Healing Feline Distemper Naturally & Effectively
ALWAYS think good thoughts about your kitten recovering from distemper. Our animals often know what we are thinking and if we think, "Gee, I don't think my distemper kitten is going to make it", it is possible for them to pick up on this thought and say to themselves, "Gee, they don't think I'm going to make it" and then they will start to think this as well. After all, they already think you know everything, as you are their family and you feed and care for them.
Once your kitten is eating, drinking, and playing again, we suggest continuing to dose just the 2-15 oral drops of the Kitty-DT (aka Kitty Distempaid), based on their weight, 4x/day for 2 days and twice/day with the Vibactra Plus for 2 days to prevent a relapse. Even if your kitten was treated at the vet office on IV's, the 2 days of Kitty-DT (aka Kitty Distmepaid) oral dosing will help hasten their complete recovery.
If you are using a natural antibiotic, we also recommend dosing 2x/day for 2 additional days post recovery, again, to help prevent a relapse and make sure the virus is out of their systems.
Feed small, light, numerous meals throughout the day if possible. Overloading the kitten's tummy with too much food all at once is not recommended. Monitor their play time, just a little bit, so they don't overdo it. Again though, if you used the Kitty-DT (aka Kitty Distempaid) to help your kitten heal and are continuing the 4x/day for 2 days preventative treatment to prevent a distemper relapse, your kitten should be fine without this monitoring, but for safety's sake, keeping an eye on them and not letting them overdo won't hurt them.
Probiotics are also excellent to hasten complete recovery. Probiotics are microorganisms (specifically bacteria) that support all aspects of canine health and are given as a supplement with food to regulate gastrointestinal functioning by ensuring more "good" bacteria exist than "bad" bacteria in the intestines. While treating for feline distemper you will likely be using an antibiotic, alternative or traditional. Antibiotics upset the balance of the gut flora. It is beneficial to your kitten, once they start eating on their own, to add a probiotic to their regimen, we recommend the RX Vitamins for Pets Professional Veterinary Formula RX Biotic. This will help promote balanced gut flora, facilitate increased absorption of nutrients and support the immune system.
Kitty DT (formerly Kitty Distempaid) is useful as a prophylactic for kitties who have been exposed to the distemper virus, but are not exhibiting symptoms. Dosed the oral 2-15 drops of Kitty-DT (based on their weight), 4x/day for 5 days, helps to prevent them from coming down with distemper. This helped prevent 2 of our own 5 kitties from coming down with any distemper symptoms.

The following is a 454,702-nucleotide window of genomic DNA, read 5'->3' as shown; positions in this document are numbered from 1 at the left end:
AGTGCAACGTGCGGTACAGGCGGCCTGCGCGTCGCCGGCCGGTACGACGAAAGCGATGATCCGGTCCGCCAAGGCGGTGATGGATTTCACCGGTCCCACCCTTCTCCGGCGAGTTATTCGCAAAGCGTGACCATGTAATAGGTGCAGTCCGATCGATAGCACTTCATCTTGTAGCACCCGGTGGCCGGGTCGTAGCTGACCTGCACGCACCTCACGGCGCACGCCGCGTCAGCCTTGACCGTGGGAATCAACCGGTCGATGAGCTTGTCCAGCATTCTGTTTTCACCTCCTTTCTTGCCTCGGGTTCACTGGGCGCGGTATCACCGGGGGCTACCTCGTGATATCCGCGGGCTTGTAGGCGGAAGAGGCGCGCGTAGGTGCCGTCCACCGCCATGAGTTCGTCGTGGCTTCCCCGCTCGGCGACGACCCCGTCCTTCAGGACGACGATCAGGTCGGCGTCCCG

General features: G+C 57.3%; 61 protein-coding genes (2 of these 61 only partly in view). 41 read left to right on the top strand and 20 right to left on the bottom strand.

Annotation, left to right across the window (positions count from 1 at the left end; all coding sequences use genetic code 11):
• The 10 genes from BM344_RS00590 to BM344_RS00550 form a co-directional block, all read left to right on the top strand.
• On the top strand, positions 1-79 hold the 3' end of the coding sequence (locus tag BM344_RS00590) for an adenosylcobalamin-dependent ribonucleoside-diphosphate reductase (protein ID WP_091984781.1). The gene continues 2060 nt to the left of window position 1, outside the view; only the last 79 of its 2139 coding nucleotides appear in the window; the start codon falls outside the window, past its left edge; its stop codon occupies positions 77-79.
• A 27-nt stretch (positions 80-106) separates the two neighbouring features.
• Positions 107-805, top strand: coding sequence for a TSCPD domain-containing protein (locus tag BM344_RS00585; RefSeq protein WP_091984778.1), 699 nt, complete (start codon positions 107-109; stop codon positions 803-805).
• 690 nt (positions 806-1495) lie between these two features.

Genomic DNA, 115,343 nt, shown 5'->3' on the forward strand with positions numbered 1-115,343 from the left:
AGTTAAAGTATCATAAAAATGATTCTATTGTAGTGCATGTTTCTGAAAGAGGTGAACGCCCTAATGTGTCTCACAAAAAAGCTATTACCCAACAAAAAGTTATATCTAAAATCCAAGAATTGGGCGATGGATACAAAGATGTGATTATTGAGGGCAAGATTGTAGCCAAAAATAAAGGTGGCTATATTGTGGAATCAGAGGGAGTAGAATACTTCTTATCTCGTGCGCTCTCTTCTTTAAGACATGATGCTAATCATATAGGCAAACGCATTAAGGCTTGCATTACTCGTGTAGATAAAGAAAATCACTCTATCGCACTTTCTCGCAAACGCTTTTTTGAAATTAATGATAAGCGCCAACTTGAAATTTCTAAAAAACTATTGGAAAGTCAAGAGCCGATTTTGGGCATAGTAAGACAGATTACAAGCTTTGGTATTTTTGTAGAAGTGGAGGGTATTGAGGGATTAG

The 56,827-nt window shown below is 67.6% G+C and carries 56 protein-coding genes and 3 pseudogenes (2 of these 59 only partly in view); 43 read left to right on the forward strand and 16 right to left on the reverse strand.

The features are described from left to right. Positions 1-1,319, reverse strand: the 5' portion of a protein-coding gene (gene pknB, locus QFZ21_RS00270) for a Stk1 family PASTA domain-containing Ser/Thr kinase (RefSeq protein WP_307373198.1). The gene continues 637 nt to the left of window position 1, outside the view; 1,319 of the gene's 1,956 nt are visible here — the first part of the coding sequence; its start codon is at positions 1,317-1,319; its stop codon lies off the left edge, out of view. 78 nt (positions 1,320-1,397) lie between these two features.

Every vaccine vial, human and animal, advises to NEVER vaccinate an unhealthy being. It is best not to vaccinate when an animal or human is stressed, which means not to do so on an overly hot or cold day or during times of stress. Don't vaccinate when your pet is ill. We do not recommend vaccinating at the same time you have your kitten spayed or neutered. We feel it is best to wait at least two weeks between having them vaccinated and spayed or neutered.
It takes approximately 10-14 days from the time a pet is vaccinated for their immune systems to mount a response to the vaccine. As such, for 10-14 days post vaccination, a kitten literally has no immune system. Because of this, it is best NOT to vaccinate a kitten who has been recently exposed to the distemper virus. Please wait at least two weeks post exposure to consider vaccinating.
IF you feel the need to vaccinate, we recommend using Dr. Jean Dodd's protocol, which can be found here: Dr. Jean Dodd's Vaccination Protocol
If your kitten was vaccinated or chemically wormed within a week of coming down with feline distemper, we recommend giving Life Cell Support to remove the toxins from the wormer or vaccinations which can prevent recovery from feline distemper.
Whether you choose to vaccinate or not, there are NO GUARANTEES your kitten will not come down with a dis-ease. Vaccinated and unvaccinated alike come down with distemper. As such, we believe it is of utmost importance to keep a kitten's immune system strong and healthy with the best quality nutrition you can give them. There are links to dog and cat nutrition information on our Animal Nutrition page. And more information on vaccines at our Animal Vaccines page.
It is important to disinfect all areas infected with distemper. You don't want your infected shoes, clothing, home, or grounds to possibly infect someone else's kitten. As such, here are some disinfecting suggestions:
You say you are "stressed", due to this distemper you are dealing with? Try one or more of the following:
*These statements have not been evaluated by Food and Drug Administration. This product is not intended to diagnose, treat, cure or prevent any disease. The information on this Web site or in emails is designed for educational purposes only. The information on this web site is not intended as a substitute for the advice of a physician or veterinarian. This information is not intended as a substitute for the reader's independent judgment and personal responsibility. Health issues are far too important to delegate to anyone else. It is highly recommended you research and seek information and counsel from as wide a variety of sources as possible, so you can make well informed educated decisions about you, your child's, or your pet's health, as in the end YOU make the decisions.
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